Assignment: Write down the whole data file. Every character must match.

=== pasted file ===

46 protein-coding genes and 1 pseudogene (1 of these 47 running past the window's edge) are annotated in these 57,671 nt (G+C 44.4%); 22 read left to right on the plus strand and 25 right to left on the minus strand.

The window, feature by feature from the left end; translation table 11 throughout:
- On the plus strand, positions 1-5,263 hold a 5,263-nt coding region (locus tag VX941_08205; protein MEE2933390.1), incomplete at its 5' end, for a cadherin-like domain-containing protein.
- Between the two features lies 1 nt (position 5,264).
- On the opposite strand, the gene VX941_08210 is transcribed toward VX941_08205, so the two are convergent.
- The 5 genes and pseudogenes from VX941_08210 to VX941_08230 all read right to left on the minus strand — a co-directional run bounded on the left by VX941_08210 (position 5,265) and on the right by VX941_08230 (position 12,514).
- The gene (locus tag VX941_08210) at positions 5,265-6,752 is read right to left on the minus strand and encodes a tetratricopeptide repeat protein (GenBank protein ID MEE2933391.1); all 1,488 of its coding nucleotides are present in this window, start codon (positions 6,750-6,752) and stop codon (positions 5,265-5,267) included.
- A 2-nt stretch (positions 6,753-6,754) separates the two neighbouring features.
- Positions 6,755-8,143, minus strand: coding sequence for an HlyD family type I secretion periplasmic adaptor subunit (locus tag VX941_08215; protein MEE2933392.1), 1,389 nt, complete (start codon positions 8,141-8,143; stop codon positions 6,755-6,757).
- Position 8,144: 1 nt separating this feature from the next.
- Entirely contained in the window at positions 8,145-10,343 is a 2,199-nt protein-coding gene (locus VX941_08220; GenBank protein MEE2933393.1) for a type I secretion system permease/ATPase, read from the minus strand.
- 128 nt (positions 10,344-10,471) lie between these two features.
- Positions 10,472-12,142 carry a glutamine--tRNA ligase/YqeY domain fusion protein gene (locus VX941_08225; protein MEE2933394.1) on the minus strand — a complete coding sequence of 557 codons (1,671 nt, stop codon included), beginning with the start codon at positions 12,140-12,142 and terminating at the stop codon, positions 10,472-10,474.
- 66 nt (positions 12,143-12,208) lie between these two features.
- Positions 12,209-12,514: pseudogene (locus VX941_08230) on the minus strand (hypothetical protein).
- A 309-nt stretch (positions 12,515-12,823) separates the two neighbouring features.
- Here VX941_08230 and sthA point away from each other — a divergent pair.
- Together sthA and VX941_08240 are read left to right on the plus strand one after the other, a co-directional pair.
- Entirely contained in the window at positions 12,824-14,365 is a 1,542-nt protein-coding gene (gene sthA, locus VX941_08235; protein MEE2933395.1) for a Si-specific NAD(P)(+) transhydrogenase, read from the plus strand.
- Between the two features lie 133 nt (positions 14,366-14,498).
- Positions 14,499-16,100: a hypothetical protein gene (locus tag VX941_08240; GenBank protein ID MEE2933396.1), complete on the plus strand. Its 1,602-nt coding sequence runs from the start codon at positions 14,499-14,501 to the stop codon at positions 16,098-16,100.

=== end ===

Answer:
46 protein-coding genes and 1 pseudogene (1 of these 47 running past the window's edge) are annotated in these 57,671 nt (G+C 44.4%); 22 read left to right on the plus strand and 25 right to left on the minus strand.

The window, feature by feature from the left end; translation table 11 throughout:
- On the plus strand, positions 1-5,263 hold a 5,263-nt coding region (locus tag VX941_08205; protein MEE2933390.1), incomplete at its 5' end, for a cadherin-like domain-containing protein.
- Between the two features lies 1 nt (position 5,264).
- On the opposite strand, the gene VX941_08210 is transcribed toward VX941_08205, so the two are convergent.
- The 5 genes and pseudogenes from VX941_08210 to VX941_08230 all read right to left on the minus strand — a co-directional run bounded on the left by VX941_08210 (position 5,265) and on the right by VX941_08230 (position 12,514).
- The gene (locus tag VX941_08210) at positions 5,265-6,752 is read right to left on the minus strand and encodes a tetratricopeptide repeat protein (GenBank protein ID MEE2933391.1); all 1,488 of its coding nucleotides are present in this window, start codon (positions 6,750-6,752) and stop codon (positions 5,265-5,267) included.
- A 2-nt stretch (positions 6,753-6,754) separates the two neighbouring features.
- Positions 6,755-8,143, minus strand: coding sequence for an HlyD family type I secretion periplasmic adaptor subunit (locus tag VX941_08215; protein MEE2933392.1), 1,389 nt, complete (start codon positions 8,141-8,143; stop codon positions 6,755-6,757).
- Position 8,144: 1 nt separating this feature from the next.
- Entirely contained in the window at positions 8,145-10,343 is a 2,199-nt protein-coding gene (locus VX941_08220; GenBank protein MEE2933393.1) for a type I secretion system permease/ATPase, read from the minus strand.
- 128 nt (positions 10,344-10,471) lie between these two features.
- Positions 10,472-12,142 carry a glutamine--tRNA ligase/YqeY domain fusion protein gene (locus VX941_08225; protein MEE2933394.1) on the minus strand — a complete coding sequence of 557 codons (1,671 nt, stop codon included), beginning with the start codon at positions 12,140-12,142 and terminating at the stop codon, positions 10,472-10,474.
- 66 nt (positions 12,143-12,208) lie between these two features.
- Positions 12,209-12,514: pseudogene (locus VX941_08230) on the minus strand (hypothetical protein).
- A 309-nt stretch (positions 12,515-12,823) separates the two neighbouring features.
- Here VX941_08230 and sthA point away from each other — a divergent pair.
- Together sthA and VX941_08240 are read left to right on the plus strand one after the other, a co-directional pair.
- Entirely contained in the window at positions 12,824-14,365 is a 1,542-nt protein-coding gene (gene sthA, locus VX941_08235; protein MEE2933395.1) for a Si-specific NAD(P)(+) transhydrogenase, read from the plus strand.
- Between the two features lie 133 nt (positions 14,366-14,498).
- Positions 14,499-16,100: a hypothetical protein gene (locus tag VX941_08240; GenBank protein ID MEE2933396.1), complete on the plus strand. Its 1,602-nt coding sequence runs from the start codon at positions 14,499-14,501 to the stop codon at positions 16,098-16,100.